Infernal Noise Brigade

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The Infernal Noise Brigade was a Seattle, Washington-based musical group, who originally formed to participate in the protests at the WTO Meeting of 1999.[1] Over its seven-year history, the group performed as part of several large-scale protest actions, such as those at the 2000 IMF/World Bank Meeting in Prague,[2] the 2003 WTO Ministerial in Cancún,[3] Mexico, the 2004 United States Republican Party National Convention in New York City,[4][5] as well as at numerous events in their homebase of Seattle.[6] In July 2005, they participated in the protests against the 31st G8 summit in Scotland as part of a European tour that also brought them to England, Germany, the Netherlands, Belgium, and Austria.[4]

Their website describes their music as combining "elements of drumline, taiko, Mughal and North African rhythms, elements of Balkan fanfares, breakbeats, and just about anything else."[1] Although best known for their free (and often confrontational) public performances at political protests,[7] they sometimes performed at more conventional concerts and club gigs, usually featured as part of a musically eclectic program.[6]

Christopher Frizzelle, in an "obituary" for the band in the Seattle-based arts weekly The Stranger, remarked that their "most important and dramatic public events were standoffs with cops" and that they "can be credited for keeping WTO protestors energized, focused, and photogenic… What their parties and their protests had in common was intensity, vividness, and a fun, frightening sense that anything could happen. They were lessons in liberation."[7]

Frizzelle, who travelled with INB on a portion of their European tour, wrote in his review of that tour that the members used "band names", partly to "retain the mystery of the band" and partly to preserve their anonymity from their employers: almost none of the band members are professional musicians. As example, Frizzelle provided the roster from the mainland portion of the European tour: "Annemat, Atomika, B. Q. (whose band name is Red Dot, but no one calls her that), Bluer Than You, Bookworm, Brassbelle, D. P. Punkass ("My whole name is Dread Pirate Punkass, but in print I like to be D. P. Punkass"), DK Pan, Flash, Grey Filastine, Hawtpantz, Ice Frog, In Phase, Megor, Mildred, Mr. Rose, the Professor, Ramon, Satsuma, Skunk, Spider, and Violet."[4]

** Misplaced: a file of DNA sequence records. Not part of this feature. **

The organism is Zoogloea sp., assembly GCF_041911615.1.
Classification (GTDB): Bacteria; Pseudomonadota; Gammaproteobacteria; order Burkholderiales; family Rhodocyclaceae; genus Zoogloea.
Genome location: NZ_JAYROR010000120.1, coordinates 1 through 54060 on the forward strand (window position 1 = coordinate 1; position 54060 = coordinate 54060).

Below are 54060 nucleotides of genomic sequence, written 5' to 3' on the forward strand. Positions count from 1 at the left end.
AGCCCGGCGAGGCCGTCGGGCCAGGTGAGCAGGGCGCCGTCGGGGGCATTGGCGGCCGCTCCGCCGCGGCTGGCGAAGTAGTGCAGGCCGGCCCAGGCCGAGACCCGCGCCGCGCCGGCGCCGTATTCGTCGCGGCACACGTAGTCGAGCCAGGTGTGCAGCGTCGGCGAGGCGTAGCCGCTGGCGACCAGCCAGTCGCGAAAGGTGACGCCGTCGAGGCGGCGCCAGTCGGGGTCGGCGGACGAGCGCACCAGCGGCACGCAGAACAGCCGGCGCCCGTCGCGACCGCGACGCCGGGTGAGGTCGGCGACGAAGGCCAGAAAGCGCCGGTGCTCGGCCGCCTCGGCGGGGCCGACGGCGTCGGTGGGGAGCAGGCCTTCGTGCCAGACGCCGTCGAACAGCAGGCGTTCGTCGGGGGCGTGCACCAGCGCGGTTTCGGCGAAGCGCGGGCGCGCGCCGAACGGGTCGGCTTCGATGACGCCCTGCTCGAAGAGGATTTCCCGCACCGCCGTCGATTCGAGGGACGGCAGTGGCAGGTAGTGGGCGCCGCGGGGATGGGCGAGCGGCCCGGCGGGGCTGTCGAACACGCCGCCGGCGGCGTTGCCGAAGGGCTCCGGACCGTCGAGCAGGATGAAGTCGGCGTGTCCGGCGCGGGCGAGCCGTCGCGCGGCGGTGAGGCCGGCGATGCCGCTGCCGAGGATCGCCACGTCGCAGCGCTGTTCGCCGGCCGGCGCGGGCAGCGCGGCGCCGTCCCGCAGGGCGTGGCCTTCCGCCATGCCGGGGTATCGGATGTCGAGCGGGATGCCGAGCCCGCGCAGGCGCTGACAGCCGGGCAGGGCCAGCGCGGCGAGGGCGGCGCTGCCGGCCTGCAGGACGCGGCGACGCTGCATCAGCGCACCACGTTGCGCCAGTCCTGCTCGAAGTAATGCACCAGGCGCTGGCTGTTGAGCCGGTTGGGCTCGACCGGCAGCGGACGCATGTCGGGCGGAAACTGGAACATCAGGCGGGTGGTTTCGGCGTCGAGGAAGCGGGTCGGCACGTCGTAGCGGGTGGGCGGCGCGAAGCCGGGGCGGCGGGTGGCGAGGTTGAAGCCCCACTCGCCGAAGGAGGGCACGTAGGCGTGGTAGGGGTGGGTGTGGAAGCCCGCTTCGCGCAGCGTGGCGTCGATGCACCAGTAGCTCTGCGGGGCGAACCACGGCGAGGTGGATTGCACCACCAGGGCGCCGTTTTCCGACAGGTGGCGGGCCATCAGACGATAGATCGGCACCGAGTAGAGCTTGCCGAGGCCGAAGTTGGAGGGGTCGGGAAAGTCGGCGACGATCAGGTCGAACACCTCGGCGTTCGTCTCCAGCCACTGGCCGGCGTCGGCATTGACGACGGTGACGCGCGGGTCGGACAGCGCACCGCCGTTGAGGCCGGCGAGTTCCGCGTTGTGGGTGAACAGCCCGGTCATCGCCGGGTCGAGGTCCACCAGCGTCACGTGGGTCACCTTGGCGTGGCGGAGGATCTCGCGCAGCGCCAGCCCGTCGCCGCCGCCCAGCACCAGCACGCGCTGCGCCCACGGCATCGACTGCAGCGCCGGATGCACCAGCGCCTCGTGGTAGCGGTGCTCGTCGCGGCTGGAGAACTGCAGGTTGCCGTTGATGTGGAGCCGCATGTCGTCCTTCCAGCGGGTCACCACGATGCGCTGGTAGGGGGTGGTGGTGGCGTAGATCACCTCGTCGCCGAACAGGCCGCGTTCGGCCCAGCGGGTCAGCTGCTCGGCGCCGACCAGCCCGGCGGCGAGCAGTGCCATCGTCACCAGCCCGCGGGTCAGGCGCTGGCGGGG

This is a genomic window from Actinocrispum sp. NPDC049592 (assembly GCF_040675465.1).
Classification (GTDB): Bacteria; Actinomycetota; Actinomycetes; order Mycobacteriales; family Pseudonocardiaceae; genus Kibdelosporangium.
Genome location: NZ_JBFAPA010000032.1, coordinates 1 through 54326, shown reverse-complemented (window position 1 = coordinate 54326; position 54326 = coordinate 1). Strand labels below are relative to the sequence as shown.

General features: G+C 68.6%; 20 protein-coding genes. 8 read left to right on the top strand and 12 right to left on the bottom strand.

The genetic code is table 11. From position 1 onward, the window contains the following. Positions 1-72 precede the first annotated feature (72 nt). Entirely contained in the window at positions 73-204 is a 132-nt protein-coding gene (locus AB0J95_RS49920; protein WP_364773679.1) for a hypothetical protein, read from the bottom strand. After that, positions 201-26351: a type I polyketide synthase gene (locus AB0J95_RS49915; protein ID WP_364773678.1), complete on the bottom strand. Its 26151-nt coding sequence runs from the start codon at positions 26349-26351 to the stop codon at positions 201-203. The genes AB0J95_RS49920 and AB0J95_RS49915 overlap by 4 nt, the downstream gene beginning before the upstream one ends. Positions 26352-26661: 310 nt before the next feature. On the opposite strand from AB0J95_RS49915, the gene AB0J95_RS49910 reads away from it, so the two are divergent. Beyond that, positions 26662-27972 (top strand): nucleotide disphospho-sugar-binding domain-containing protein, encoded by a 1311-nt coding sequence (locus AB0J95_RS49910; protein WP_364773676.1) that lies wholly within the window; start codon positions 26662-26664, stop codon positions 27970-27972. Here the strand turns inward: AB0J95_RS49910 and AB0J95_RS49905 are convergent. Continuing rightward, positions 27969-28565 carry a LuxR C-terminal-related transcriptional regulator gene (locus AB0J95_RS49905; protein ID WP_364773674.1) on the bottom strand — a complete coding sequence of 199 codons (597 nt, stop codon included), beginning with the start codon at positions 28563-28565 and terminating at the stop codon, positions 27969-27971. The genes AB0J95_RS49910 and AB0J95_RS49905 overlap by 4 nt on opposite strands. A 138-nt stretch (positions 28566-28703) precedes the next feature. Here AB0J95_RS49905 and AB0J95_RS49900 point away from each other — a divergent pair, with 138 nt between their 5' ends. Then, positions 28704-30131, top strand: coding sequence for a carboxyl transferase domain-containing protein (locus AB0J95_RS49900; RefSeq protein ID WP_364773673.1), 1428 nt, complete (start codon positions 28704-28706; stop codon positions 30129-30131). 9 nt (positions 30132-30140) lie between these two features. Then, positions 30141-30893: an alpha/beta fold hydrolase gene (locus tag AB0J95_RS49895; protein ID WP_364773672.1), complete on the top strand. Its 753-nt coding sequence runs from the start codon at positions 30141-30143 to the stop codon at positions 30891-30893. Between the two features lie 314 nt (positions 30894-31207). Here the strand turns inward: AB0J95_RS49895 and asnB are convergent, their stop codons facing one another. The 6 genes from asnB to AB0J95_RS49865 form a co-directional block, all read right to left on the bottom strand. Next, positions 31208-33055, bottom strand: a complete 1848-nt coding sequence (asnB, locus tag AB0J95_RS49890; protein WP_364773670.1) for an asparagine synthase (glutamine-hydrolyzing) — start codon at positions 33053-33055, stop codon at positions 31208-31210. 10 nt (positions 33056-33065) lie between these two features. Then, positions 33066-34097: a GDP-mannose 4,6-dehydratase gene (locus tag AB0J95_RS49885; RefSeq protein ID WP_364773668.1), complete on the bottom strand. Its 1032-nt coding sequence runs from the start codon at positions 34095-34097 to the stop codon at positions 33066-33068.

The Infernal Noise Brigade officially disbanded on July 29, 2006.[7][8]

Members of Infernal Noise Brigade went on to form Titanium Sporkestra.[9]


  • Insurgent Selections for Battery & Voice[10]
  • Vamos a la Playa (live in Cancún), 2003[10]
  • "L'étincelle"/"Manguera" (single), 2004[10]
  • Final Report Volume 6[10]
  • Final Report, 2008[10]
  • Field Recordings Volume 7[10]
  • (with Filastine) No G8 Japan Action Benefit, 2008[11]
  • The Final Recordings 2009

See also[edit]


  1. ^ a b Untitled page on official site, accessed 27 March 2007.
  2. ^ Graeme Chesters and Ian Welsh, The Rebel Colours of S26: Social Movement: ‘Frame-work’ during the Prague IMF/WB protests (PDF), Working Paper Series Paper 18, University of Cardiff School of Social Science, November 2001. p. 14. Accessed online 27 March 2007.
  3. ^ The front cover of the University of London’s Institute of Commonwealth Studies handbook MA in Understanding and Securing Human Rights Archived 2007-09-27 at the Wayback Machine uses a photo of the INB in Cancún as an illustration. Accessed online 27 March 2007.
  4. ^ a b c Christopher Frizzelle, Enduring Freedom: Marching Through Europe With The Infernal Noise Brigade, The Stranger, Aug 18 - Aug 24, 2005.
  5. ^ Josh Feit, Parade Rout, The Stranger, September 9 - September 15, 2004. Accessed online 27 March 2007.
  6. ^ a b Untitled list of performances and tours on their official site. Accessed online 27 March 2007.
  7. ^ a b c Christopher Frizelle, R.I.P., INB (1999-2006), The Stranger, posted online on August 8, 2006, accessed 27 March 2007.
  8. ^ Official site, home page Archived 2019-07-17 at the Wayback Machine, accessed 27 March 2007.
  9. ^ Official site, home page, accessed 26 January 2011.
  10. ^ a b c d e f Audio samples and release info, official web site, accessed 27 March 2007.
  11. ^ Page Archived 2008-06-14 at the Wayback Machine at Irregular Rhythm Asylum, accessed 10 April 2008.

External links[edit]